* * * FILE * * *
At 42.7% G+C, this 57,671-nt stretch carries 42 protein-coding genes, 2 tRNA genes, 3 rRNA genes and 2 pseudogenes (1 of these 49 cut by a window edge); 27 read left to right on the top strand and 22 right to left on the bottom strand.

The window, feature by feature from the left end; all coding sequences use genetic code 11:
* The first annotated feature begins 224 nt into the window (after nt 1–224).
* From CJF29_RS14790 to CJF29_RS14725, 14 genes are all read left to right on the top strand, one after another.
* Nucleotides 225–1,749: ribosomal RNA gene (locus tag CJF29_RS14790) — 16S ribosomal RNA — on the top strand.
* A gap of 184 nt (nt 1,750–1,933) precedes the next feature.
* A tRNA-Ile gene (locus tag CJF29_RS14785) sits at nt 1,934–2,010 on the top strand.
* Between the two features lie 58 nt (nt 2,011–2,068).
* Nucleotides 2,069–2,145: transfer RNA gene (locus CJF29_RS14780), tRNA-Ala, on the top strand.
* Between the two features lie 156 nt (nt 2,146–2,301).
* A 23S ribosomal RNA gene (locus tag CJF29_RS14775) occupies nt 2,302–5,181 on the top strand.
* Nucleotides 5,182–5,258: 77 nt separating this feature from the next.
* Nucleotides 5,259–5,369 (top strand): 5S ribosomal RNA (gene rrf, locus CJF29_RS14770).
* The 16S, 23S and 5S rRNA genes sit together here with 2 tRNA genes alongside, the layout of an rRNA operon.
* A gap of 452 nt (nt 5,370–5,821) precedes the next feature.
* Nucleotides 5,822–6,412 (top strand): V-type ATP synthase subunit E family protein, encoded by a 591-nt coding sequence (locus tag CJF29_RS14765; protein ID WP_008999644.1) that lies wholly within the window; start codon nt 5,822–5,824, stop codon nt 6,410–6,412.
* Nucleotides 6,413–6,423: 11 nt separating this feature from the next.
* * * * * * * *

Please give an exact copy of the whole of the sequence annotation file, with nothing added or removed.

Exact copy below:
At 42.7% G+C, this 57,671-nt stretch carries 42 protein-coding genes, 2 tRNA genes, 3 rRNA genes and 2 pseudogenes (1 of these 49 cut by a window edge); 27 read left to right on the top strand and 22 right to left on the bottom strand.

The window, feature by feature from the left end; all coding sequences use genetic code 11:
* The first annotated feature begins 224 nt into the window (after nt 1–224).
* From CJF29_RS14790 to CJF29_RS14725, 14 genes are all read left to right on the top strand, one after another.
* Nucleotides 225–1,749: ribosomal RNA gene (locus tag CJF29_RS14790) — 16S ribosomal RNA — on the top strand.
* A gap of 184 nt (nt 1,750–1,933) precedes the next feature.
* A tRNA-Ile gene (locus tag CJF29_RS14785) sits at nt 1,934–2,010 on the top strand.
* Between the two features lie 58 nt (nt 2,011–2,068).
* Nucleotides 2,069–2,145: transfer RNA gene (locus CJF29_RS14780), tRNA-Ala, on the top strand.
* Between the two features lie 156 nt (nt 2,146–2,301).
* A 23S ribosomal RNA gene (locus tag CJF29_RS14775) occupies nt 2,302–5,181 on the top strand.
* Nucleotides 5,182–5,258: 77 nt separating this feature from the next.
* Nucleotides 5,259–5,369 (top strand): 5S ribosomal RNA (gene rrf, locus CJF29_RS14770).
* The 16S, 23S and 5S rRNA genes sit together here with 2 tRNA genes alongside, the layout of an rRNA operon.
* A gap of 452 nt (nt 5,370–5,821) precedes the next feature.
* Nucleotides 5,822–6,412 (top strand): V-type ATP synthase subunit E family protein, encoded by a 591-nt coding sequence (locus tag CJF29_RS14765; protein ID WP_008999644.1) that lies wholly within the window; start codon nt 5,822–5,824, stop codon nt 6,410–6,412.
* Nucleotides 6,413–6,423: 11 nt separating this feature from the next.